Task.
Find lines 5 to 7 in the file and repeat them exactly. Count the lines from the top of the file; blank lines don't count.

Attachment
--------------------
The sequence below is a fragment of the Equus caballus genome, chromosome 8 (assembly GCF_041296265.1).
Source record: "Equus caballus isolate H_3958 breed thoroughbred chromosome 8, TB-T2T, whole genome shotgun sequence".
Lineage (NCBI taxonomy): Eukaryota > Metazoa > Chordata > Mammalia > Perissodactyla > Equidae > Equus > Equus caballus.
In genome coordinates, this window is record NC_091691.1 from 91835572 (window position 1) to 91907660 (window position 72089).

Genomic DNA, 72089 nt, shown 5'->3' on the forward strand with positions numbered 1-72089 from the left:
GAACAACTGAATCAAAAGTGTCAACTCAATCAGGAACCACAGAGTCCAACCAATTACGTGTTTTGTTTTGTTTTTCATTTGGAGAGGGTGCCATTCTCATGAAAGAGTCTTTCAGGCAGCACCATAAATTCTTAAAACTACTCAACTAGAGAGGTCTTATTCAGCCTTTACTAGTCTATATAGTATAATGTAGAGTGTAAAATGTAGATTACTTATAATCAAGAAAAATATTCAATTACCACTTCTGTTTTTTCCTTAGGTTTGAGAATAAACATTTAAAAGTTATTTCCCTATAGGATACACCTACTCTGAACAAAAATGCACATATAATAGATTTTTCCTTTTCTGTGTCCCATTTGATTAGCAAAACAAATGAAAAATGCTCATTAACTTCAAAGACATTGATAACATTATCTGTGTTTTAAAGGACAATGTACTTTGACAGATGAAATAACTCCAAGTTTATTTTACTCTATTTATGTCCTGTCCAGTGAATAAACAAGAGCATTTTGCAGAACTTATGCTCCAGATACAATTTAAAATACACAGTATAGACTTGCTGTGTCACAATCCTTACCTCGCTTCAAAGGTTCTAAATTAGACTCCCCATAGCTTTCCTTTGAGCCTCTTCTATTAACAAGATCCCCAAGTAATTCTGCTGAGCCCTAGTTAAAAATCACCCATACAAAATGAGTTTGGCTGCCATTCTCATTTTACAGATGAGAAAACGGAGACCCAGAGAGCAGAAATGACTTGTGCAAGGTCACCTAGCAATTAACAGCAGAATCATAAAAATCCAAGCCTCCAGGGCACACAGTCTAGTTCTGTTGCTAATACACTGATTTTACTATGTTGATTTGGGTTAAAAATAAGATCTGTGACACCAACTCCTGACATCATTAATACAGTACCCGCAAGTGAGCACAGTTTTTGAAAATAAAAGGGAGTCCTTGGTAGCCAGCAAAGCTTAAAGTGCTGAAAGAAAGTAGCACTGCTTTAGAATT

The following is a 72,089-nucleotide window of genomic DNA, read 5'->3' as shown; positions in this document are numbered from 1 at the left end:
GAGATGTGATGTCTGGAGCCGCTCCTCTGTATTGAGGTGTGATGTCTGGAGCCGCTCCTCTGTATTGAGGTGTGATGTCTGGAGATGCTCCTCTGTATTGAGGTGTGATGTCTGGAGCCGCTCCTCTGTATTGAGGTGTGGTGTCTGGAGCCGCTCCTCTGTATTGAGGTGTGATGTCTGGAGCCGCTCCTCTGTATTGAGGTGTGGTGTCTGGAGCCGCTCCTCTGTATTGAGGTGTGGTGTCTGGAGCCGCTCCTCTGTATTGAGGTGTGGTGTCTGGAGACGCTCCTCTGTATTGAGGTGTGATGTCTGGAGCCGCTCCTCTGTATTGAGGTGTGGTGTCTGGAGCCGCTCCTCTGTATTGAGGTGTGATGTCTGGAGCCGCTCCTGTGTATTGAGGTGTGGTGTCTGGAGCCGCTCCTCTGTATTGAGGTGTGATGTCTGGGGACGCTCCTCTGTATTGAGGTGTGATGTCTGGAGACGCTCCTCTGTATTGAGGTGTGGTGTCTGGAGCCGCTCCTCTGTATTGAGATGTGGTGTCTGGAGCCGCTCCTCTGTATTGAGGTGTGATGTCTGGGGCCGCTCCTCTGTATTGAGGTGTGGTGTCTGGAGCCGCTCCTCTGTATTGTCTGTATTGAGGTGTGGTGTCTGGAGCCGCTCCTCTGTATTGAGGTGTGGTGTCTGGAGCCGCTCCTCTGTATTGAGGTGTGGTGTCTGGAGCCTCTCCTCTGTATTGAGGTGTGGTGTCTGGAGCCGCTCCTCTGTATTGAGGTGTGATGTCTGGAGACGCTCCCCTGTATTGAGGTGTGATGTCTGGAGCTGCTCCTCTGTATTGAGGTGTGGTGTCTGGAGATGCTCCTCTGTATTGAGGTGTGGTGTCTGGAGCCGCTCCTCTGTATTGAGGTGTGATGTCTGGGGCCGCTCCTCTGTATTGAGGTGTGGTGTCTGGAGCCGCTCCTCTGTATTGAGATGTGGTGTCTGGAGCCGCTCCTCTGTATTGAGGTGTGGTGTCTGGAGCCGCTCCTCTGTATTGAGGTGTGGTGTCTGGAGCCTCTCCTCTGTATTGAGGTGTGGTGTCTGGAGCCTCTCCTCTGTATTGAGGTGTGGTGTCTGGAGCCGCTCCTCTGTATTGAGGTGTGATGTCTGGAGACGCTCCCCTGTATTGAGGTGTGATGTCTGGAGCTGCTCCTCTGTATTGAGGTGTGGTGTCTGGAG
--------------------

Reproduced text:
Genomic DNA, 72089 nt, shown 5'->3' on the forward strand with positions numbered 1-72089 from the left:
GAACAACTGAATCAAAAGTGTCAACTCAATCAGGAACCACAGAGTCCAACCAATTACGTGTTTTGTTTTGTTTTTCATTTGGAGAGGGTGCCATTCTCATGAAAGAGTCTTTCAGGCAGCACCATAAATTCTTAAAACTACTCAACTAGAGAGGTCTTATTCAGCCTTTACTAGTCTATATAGTATAATGTAGAGTGTAAAATGTAGATTACTTATAATCAAGAAAAATATTCAATTACCACTTCTGTTTTTTCCTTAGGTTTGAGAATAAACATTTAAAAGTTATTTCCCTATAGGATACACCTACTCTGAACAAAAATGCACATATAATAGATTTTTCCTTTTCTGTGTCCCATTTGATTAGCAAAACAAATGAAAAATGCTCATTAACTTCAAAGACATTGATAACATTATCTGTGTTTTAAAGGACAATGTACTTTGACAGATGAAATAACTCCAAGTTTATTTTACTCTATTTATGTCCTGTCCAGTGAATAAACAAGAGCATTTTGCAGAACTTATGCTCCAGATACAATTTAAAATACACAGTATAGACTTGCTGTGTCACAATCCTTACCTCGCTTCAAAGGTTCTAAATTAGACTCCCCATAGCTTTCCTTTGAGCCTCTTCTATTAACAAGATCCCCAAGTAATTCTGCTGAGCCCTAGTTAAAAATCACCCATACAAAATGAGTTTGGCTGCCATTCTCATTTTACAGATGAGAAAACGGAGACCCAGAGAGCAGAAATGACTTGTGCAAGGTCACCTAGCAATTAACAGCAGAATCATAAAAATCCAAGCCTCCAGGGCACACAGTCTAGTTCTGTTGCTAATACACTGATTTTACTATGTTGATTTGGGTTAAAAATAAGATCTGTGACACCAACTCCTGACATCATTAATACAGTACCCGCAAGTGAGCACAGTTTTTGAAAATAAAAGGGAGTCCTTGGTAGCCAGCAAAGCTTAAAGTGCTGAAAGAAAGTAGCACTGCTTTAGAATT

The following is a 72,089-nucleotide window of genomic DNA, read 5'->3' as shown; positions in this document are numbered from 1 at the left end: